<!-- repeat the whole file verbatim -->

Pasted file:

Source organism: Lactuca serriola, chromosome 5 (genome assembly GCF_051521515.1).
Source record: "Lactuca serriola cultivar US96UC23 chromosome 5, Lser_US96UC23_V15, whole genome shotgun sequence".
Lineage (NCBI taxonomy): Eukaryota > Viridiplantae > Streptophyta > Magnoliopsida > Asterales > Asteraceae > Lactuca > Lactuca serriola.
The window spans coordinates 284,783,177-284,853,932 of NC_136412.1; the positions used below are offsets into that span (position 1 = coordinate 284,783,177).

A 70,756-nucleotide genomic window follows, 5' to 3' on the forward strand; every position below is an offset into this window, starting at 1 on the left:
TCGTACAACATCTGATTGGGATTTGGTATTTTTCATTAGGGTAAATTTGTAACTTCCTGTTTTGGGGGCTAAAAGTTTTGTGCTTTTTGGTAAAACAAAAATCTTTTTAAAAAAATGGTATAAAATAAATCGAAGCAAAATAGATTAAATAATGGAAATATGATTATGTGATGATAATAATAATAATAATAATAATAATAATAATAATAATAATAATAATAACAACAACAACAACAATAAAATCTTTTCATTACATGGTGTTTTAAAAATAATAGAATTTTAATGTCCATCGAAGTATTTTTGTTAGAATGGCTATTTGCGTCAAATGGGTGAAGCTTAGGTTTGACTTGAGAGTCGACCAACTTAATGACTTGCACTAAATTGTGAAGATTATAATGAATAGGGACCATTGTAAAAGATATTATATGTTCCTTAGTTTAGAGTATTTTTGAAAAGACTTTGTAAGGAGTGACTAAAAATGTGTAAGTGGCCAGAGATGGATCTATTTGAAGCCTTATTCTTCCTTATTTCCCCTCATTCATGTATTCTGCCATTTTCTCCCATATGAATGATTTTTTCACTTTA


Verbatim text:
Source organism: Lactuca serriola, chromosome 5 (genome assembly GCF_051521515.1).
Source record: "Lactuca serriola cultivar US96UC23 chromosome 5, Lser_US96UC23_V15, whole genome shotgun sequence".
Lineage (NCBI taxonomy): Eukaryota > Viridiplantae > Streptophyta > Magnoliopsida > Asterales > Asteraceae > Lactuca > Lactuca serriola.
The window spans coordinates 284,783,177-284,853,932 of NC_136412.1; the positions used below are offsets into that span (position 1 = coordinate 284,783,177).

A 70,756-nucleotide genomic window follows, 5' to 3' on the forward strand; every position below is an offset into this window, starting at 1 on the left:
TCGTACAACATCTGATTGGGATTTGGTATTTTTCATTAGGGTAAATTTGTAACTTCCTGTTTTGGGGGCTAAAAGTTTTGTGCTTTTTGGTAAAACAAAAATCTTTTTAAAAAAATGGTATAAAATAAATCGAAGCAAAATAGATTAAATAATGGAAATATGATTATGTGATGATAATAATAATAATAATAATAATAATAATAATAATAATAATAATAATAACAACAACAACAACAATAAAATCTTTTCATTACATGGTGTTTTAAAAATAATAGAATTTTAATGTCCATCGAAGTATTTTTGTTAGAATGGCTATTTGCGTCAAATGGGTGAAGCTTAGGTTTGACTTGAGAGTCGACCAACTTAATGACTTGCACTAAATTGTGAAGATTATAATGAATAGGGACCATTGTAAAAGATATTATATGTTCCTTAGTTTAGAGTATTTTTGAAAAGACTTTGTAAGGAGTGACTAAAAATGTGTAAGTGGCCAGAGATGGATCTATTTGAAGCCTTATTCTTCCTTATTTCCCCTCATTCATGTATTCTGCCATTTTCTCCCATATGAATGATTTTTTCACTTTA